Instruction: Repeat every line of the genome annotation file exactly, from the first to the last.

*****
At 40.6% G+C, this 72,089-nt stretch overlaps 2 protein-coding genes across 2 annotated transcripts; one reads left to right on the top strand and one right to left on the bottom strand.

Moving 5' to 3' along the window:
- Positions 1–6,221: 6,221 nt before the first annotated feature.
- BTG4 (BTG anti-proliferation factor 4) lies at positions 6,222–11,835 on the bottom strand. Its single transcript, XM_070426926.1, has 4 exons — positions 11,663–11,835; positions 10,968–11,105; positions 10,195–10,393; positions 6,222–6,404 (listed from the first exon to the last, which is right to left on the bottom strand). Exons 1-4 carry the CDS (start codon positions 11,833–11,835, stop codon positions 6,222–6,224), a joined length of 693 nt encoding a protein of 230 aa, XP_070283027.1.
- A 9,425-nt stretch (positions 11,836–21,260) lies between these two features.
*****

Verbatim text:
At 40.6% G+C, this 72,089-nt stretch overlaps 2 protein-coding genes across 2 annotated transcripts; one reads left to right on the top strand and one right to left on the bottom strand.

Moving 5' to 3' along the window:
- Positions 1–6,221: 6,221 nt before the first annotated feature.
- BTG4 (BTG anti-proliferation factor 4) lies at positions 6,222–11,835 on the bottom strand. Its single transcript, XM_070426926.1, has 4 exons — positions 11,663–11,835; positions 10,968–11,105; positions 10,195–10,393; positions 6,222–6,404 (listed from the first exon to the last, which is right to left on the bottom strand). Exons 1-4 carry the CDS (start codon positions 11,833–11,835, stop codon positions 6,222–6,224), a joined length of 693 nt encoding a protein of 230 aa, XP_070283027.1.
- A 9,425-nt stretch (positions 11,836–21,260) lies between these two features.